The helpers did the best they could in the situation to calm her down as they waited for the thugs to leave the polling unit.
“I was bleeding profusely and was moved to another compound away from the polling unit but still nothing could be done until they were certain that the thugs had gone.
There’s a nurse in the next compound, Edidi was told, but she’s an old woman and couldn’t come out as no one is sure what will happen next.
When things settled, the good Samaritans moved the bleeding Edifi to the nurse’s place where she was administered analgesics immediately.
“…and that was the video that went viral, it was a first aid to stop the blood flow,” she said.
Edifi does not know how the video got out, she thinks one of the good Samaritans who held the light for the nurse made the video and shared it.
“It was after I was treated that I called my husband to tell him what had happened,” said the mother of two who was hesitant at the point of telling her husband so he won’t unwittingly walk into an ambush by the political thugs.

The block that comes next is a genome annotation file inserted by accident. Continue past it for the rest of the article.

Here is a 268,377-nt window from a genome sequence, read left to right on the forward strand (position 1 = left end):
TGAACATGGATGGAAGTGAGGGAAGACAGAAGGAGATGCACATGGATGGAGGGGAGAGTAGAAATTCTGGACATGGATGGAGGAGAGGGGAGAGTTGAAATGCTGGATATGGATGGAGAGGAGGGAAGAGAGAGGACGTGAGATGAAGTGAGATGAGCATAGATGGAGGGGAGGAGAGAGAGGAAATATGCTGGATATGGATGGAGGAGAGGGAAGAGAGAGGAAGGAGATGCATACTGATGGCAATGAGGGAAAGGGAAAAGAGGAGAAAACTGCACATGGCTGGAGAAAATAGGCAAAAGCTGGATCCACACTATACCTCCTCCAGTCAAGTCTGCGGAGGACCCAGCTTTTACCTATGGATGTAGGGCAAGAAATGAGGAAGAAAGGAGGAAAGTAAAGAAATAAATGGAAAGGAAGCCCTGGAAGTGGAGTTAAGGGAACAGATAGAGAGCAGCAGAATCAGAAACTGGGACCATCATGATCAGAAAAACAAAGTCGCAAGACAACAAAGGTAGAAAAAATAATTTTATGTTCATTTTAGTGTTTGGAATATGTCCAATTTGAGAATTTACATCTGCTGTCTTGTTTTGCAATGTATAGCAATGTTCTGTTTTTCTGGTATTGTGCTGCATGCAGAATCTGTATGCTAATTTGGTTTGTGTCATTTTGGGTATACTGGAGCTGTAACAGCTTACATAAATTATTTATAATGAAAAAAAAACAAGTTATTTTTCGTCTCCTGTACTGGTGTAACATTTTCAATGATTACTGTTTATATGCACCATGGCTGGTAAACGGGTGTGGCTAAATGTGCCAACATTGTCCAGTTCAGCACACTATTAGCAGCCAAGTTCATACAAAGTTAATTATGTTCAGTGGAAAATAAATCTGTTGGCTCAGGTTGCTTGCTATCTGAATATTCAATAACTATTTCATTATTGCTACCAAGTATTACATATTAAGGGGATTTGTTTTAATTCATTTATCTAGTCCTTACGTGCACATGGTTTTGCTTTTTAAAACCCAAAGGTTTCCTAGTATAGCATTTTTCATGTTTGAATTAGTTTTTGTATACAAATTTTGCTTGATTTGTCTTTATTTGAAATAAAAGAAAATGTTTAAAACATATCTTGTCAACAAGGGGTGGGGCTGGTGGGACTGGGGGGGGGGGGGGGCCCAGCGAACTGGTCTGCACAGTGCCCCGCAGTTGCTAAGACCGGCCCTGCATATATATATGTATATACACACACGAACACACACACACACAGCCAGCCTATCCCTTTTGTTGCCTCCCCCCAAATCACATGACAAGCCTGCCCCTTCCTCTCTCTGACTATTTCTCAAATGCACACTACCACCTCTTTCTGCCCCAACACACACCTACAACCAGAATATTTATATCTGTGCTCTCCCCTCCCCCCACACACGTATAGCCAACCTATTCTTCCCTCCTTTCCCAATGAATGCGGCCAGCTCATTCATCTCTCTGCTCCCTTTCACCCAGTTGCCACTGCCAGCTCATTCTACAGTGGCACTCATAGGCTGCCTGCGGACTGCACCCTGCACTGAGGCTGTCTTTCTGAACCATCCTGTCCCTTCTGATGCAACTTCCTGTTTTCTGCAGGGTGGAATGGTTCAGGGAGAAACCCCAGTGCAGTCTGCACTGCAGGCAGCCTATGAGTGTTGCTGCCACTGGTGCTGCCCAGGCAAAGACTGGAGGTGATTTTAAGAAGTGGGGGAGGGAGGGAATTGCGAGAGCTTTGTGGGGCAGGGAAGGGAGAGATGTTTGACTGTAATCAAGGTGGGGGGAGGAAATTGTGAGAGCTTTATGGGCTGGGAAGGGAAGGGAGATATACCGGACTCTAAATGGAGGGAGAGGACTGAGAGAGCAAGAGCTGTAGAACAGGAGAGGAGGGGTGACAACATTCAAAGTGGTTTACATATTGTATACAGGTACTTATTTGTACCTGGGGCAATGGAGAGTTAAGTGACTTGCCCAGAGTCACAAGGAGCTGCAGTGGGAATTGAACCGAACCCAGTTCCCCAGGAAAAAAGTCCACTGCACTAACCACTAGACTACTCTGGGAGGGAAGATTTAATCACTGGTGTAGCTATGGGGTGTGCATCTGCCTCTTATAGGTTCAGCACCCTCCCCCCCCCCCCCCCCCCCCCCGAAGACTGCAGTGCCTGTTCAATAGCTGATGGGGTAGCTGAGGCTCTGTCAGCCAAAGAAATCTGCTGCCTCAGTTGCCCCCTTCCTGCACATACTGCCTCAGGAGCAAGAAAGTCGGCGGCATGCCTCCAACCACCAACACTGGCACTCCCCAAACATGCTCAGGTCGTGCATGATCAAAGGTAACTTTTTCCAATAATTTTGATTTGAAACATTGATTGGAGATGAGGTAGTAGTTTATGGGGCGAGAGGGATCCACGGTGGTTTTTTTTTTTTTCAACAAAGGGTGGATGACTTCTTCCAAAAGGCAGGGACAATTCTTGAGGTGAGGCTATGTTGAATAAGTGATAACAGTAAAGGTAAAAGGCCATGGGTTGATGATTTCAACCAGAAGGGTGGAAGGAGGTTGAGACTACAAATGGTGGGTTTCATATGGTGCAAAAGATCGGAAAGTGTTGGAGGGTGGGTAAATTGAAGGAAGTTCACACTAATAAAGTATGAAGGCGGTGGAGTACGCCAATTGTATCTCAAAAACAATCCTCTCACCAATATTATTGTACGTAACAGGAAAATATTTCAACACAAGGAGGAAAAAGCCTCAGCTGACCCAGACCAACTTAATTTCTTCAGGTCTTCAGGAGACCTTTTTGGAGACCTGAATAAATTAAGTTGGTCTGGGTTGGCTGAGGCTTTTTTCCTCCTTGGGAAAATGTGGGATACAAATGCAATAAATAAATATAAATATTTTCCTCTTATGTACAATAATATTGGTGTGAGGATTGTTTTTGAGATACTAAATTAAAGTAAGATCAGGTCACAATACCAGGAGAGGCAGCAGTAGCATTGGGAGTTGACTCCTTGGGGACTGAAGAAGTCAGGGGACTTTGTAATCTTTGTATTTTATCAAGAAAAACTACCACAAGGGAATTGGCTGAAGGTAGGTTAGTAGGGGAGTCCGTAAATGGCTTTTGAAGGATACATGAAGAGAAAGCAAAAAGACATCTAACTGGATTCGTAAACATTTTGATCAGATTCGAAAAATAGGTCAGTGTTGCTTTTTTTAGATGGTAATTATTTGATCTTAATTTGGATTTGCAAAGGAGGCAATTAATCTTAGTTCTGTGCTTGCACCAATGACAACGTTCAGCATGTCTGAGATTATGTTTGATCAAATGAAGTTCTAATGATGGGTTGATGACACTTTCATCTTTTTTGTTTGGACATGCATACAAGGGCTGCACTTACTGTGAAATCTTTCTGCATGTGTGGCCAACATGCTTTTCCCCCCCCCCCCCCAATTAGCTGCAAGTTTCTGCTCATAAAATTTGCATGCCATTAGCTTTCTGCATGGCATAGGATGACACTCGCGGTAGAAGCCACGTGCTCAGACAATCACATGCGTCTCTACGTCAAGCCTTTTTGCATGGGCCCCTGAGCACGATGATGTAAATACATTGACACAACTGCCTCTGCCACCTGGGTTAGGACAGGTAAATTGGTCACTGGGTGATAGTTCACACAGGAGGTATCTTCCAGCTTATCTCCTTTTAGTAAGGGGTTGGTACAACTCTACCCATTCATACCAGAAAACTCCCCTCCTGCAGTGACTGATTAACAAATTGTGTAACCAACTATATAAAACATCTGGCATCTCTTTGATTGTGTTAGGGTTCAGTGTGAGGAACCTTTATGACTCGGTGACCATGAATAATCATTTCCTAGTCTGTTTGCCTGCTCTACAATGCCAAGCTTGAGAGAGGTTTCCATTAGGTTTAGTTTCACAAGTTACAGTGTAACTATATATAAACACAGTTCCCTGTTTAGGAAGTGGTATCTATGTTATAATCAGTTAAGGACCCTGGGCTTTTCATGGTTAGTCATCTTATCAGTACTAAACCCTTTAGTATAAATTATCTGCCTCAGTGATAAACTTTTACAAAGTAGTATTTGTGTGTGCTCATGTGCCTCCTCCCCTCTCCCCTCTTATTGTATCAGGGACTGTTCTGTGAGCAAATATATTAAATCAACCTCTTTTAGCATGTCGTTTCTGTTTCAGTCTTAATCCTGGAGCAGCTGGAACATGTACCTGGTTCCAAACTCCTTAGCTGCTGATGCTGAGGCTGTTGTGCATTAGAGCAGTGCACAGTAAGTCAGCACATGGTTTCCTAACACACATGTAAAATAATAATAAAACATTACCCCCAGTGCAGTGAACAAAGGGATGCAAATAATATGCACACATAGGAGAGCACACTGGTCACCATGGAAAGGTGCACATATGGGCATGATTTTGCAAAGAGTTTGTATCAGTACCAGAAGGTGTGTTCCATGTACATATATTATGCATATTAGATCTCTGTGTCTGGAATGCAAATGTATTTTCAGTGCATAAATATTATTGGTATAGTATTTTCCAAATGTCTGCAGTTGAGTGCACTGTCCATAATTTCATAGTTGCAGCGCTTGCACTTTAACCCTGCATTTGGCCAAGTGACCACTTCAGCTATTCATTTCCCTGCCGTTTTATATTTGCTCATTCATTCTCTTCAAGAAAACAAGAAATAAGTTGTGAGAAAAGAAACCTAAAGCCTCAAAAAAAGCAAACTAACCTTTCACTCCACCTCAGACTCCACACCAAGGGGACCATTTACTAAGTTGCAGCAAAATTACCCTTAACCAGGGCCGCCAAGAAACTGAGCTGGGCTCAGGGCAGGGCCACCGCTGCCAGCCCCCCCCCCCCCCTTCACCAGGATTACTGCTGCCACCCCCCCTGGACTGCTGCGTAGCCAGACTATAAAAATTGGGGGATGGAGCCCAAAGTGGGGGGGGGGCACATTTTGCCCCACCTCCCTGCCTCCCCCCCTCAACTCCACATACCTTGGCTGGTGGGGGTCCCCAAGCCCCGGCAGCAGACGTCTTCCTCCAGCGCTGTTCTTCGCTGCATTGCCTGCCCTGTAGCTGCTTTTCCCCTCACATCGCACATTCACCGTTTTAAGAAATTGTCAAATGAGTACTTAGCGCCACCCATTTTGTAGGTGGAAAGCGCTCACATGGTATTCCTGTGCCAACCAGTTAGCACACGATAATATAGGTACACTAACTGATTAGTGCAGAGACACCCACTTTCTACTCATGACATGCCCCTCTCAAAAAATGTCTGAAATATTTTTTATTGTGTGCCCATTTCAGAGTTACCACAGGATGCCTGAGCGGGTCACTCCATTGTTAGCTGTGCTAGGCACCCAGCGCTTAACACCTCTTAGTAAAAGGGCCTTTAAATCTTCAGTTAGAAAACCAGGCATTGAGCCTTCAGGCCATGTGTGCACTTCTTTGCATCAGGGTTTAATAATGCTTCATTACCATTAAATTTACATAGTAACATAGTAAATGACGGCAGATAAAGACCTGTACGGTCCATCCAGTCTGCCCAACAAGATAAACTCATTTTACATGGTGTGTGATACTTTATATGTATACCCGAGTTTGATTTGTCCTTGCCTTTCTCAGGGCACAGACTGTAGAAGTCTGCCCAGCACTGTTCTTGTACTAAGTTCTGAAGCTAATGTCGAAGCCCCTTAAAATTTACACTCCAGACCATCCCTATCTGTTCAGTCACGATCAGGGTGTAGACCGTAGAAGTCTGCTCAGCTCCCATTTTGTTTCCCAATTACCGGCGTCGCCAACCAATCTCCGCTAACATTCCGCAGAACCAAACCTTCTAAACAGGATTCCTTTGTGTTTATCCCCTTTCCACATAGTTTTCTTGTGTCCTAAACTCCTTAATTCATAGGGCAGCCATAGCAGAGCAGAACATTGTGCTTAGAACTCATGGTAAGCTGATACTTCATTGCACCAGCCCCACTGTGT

Her husband had stayed at home as he was unable to transfer his polling unit from Delta State to Lagos. She was grateful her husband didn’t yeild to her persuasion to travel to his polling unit a few days to election. Who would she have called now?
“When he came down to where I was being treated we were asked to go to the general hospital. We were a bit skeptical because of the restriction of movement but I told my husband that nobody will see me bleeding like this and will charge us for misconduct,” she said.
At that point, Edifi said she had lost a considerable amount of blood and dizziness was setting in.
“I knew I needed urgent medical attention so we drove off to the hospital,” she said.